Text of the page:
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We Must Swim

A debate has erupted in the online Quaker world: How is God calling us to relate to the rich heritage of the Quaker movement? In a sharp essay for Quaker Life Magazine, David Johns argues that the purpose of our life together is not to be Quakers, but to live in the Spirit that gave rise to Quakerism in the first place. I followed David’s lead, arguing that Being Quaker Is Not The Point. This was followed by responses from Susanne Kromberg and Brent Bill, who shared their own perspectives on what the point is – or should be. There have also been many comments, on the posts and on Facebook.

I’m really grateful to everyone who has contributed to this conversation so far. Whether or not we share the same perspective, the very fact that we are willing to engage in this dialogue shows how serious many of us take the question of who we are called to be as Friends of Jesus. I hope to continue in that spirit.

Paul’s Shipwreck

I was recently reading in the Book of Acts, where Paul has been imprisoned and is being transported by sea to Rome. During the course of his journey, the ship that Paul is on gets caught in a hurricane-force storm, which ultimately destroys the vessel and forces everyone to swim ashore on a nearby island.


I had read this story many times before, and it had always been an exciting tale. A death-defying escape from a shipwreck in the middle of a storm – very cinematic! But this time around, I felt the text opening up to me in a fresh way. No longer is this simply an account of Paul’s survival at sea: It is an allegory for the challenge that we face today as communities gathered in Jesus.

The story goes something like this:

When the storm begins to overwhelm the ship, the crewmembers start throwing things overboard. First, they ditch their cargo. Next, in desperation, they toss the ship’s tackle into the sea. Still, the storm continues, and the crew loses all hope of being saved.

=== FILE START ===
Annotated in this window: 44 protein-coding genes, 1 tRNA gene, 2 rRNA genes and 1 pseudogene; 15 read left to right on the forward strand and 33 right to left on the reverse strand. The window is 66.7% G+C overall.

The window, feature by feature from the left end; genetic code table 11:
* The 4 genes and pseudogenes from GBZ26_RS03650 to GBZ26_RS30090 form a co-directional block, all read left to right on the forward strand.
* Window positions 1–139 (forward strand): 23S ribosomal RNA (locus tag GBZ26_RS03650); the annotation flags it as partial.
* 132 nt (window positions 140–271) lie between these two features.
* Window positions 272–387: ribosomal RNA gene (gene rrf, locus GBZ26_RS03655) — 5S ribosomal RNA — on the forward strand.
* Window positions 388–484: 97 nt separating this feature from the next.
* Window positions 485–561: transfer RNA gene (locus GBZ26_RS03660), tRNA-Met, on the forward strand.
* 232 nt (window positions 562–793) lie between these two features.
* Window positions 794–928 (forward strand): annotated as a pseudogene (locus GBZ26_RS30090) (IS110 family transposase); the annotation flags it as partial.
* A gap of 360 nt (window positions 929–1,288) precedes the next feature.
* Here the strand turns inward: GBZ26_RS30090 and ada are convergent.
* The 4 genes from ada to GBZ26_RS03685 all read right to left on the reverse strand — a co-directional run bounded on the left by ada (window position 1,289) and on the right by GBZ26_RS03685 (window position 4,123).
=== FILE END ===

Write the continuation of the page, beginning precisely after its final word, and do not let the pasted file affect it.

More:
Finally, when all of their hopes are gone, Paul gives them good news: God has revealed to him that everyone is going to survive. The ship, however, will be lost – forced to run aground on some island.


Paul tells everyone to eat. They had all been fasting, but they will need all of their strength to survive. Once everyone has eaten their fill, the last of the ship’s cargo – their entire food supply – is thrown overboard.

Finally, the moment comes: The ship runs aground off an island. The vessel cannot be saved, but Paul promises that every person aboard will survive if they trust in God’s command: It is time for them to swim.

Facing Our Own Shipwreck

I believe that we – the North American Church in general, and the Quaker community in particular – are facing just such a moment of decision. The christendom ship that we have been sailing in for so long can carry us no further. In our desperation, we have tried throwing cargo overboard, ditching the tackle and trying creative tricks with our sea anchors. Despite all our efforts, however, the Lord has spoken: This old boat will not make it.


But this is not the end of the story. There is good news! The destruction of the ship – the loss of our old ways of being the Church – does not have to mean the destruction of the crew. Many of our institutions, structures, traditions and ways of viewing the world have run aground on the rocks of postmodern America. But there is hope. There is an island nearby – a fresh frontier with new people, new challenges – and yes, new boats. Are we ready to swim for it?

Good Food for Swimming

For me, personally, the most powerful image of this story from the Book of Acts is that of the ship’s crew breaking bread together amidst the storm. They filled themselves with the good grain that was available to them in the ship’s hold. They ate as much of it as they could, knowing that this nourishment would give them the strength they needed to make it to land.

The good grain of the Quaker tradition is essential for me as I prepare to plunge into the water. It is this wholesome bread, kneaded and baked by my spiritual ancestors, that is going to sustain my aching muscles as I swim for shore. Everything that comes next – new lands, new foods, new boats – all of it depends on the goodness that I receive in this holy meal.


But preparation cannot last forever. Whether swimming freestyle or using a piece of the ship for a flotation device, we must make it to shore. Whatever that new land looks like, whatever challenges await, it is there that Christ will continue to provide for us and guide us into the next steps we must take together.